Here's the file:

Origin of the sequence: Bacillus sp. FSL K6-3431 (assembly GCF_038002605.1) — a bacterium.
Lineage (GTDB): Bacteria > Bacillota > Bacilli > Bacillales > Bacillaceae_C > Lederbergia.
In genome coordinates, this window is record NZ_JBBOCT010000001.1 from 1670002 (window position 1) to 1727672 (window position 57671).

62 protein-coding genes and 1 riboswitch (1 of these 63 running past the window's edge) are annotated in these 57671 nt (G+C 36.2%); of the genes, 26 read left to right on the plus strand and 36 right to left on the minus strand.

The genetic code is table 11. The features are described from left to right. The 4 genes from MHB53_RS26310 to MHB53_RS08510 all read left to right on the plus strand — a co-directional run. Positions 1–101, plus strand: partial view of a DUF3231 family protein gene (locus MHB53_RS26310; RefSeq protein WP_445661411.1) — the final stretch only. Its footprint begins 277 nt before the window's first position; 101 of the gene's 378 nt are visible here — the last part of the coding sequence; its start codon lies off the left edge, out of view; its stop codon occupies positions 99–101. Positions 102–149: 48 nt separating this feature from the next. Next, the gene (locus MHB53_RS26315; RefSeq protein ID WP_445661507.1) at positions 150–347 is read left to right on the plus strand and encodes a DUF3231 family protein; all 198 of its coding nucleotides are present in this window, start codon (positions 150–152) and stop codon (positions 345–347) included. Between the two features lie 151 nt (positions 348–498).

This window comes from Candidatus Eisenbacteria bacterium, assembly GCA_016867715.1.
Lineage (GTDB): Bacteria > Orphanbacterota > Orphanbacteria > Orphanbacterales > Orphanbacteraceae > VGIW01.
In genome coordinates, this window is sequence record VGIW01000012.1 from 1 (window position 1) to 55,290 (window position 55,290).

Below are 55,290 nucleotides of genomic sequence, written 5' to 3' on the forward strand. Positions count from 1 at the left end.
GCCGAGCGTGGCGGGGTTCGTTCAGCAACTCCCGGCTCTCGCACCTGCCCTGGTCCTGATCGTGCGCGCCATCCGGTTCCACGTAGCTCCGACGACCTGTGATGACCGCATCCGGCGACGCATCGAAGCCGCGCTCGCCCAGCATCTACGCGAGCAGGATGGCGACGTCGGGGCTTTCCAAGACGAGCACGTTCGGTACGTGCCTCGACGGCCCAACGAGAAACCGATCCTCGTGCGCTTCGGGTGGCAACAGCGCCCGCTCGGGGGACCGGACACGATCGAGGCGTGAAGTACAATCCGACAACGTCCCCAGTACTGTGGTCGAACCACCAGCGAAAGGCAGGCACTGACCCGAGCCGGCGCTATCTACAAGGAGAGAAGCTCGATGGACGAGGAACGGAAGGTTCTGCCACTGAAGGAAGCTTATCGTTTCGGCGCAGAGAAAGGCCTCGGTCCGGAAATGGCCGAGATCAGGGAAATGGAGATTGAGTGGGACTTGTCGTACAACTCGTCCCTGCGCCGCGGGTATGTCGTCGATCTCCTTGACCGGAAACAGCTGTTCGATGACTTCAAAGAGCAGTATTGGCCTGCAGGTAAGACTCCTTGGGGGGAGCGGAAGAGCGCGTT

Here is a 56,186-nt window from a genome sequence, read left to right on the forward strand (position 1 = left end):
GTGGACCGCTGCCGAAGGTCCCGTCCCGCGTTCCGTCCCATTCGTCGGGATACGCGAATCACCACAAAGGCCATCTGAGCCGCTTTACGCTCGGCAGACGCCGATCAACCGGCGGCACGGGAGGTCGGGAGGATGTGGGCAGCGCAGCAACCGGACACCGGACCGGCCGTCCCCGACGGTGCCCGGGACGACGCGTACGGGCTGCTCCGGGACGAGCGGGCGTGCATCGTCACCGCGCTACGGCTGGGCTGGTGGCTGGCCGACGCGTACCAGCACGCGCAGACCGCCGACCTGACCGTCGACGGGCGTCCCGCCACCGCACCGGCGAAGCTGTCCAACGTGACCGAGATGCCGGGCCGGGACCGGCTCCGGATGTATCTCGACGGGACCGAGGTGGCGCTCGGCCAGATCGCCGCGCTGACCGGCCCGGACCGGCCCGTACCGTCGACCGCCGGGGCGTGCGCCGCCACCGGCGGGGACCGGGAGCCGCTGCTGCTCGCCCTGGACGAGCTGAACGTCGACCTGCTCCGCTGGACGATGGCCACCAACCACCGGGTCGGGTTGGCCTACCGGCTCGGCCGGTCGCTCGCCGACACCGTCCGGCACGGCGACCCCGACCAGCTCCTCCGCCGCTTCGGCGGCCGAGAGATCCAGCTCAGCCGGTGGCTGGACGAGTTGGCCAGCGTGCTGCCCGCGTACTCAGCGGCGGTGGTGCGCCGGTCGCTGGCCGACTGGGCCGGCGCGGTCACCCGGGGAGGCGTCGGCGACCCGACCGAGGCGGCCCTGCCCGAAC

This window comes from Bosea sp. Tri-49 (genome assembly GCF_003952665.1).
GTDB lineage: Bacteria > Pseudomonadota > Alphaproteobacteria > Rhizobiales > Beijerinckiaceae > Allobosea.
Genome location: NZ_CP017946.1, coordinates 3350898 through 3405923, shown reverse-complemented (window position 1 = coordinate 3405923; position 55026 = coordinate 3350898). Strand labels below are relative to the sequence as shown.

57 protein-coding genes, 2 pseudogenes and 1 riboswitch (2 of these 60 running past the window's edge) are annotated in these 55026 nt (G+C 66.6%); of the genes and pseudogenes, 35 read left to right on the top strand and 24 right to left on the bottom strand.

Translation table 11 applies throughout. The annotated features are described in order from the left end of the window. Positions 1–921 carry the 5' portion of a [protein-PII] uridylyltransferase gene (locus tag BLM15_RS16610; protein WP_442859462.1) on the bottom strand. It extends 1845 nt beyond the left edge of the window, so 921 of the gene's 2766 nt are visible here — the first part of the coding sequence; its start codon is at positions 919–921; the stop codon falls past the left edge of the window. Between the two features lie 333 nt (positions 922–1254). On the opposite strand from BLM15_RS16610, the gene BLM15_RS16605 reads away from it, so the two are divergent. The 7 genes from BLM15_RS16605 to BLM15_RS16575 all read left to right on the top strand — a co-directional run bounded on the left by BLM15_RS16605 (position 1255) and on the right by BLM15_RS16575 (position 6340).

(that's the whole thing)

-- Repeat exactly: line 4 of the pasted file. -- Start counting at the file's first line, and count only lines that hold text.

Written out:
62 protein-coding genes and 1 riboswitch (1 of these 63 running past the window's edge) are annotated in these 57671 nt (G+C 36.2%); of the genes, 26 read left to right on the plus strand and 36 right to left on the minus strand.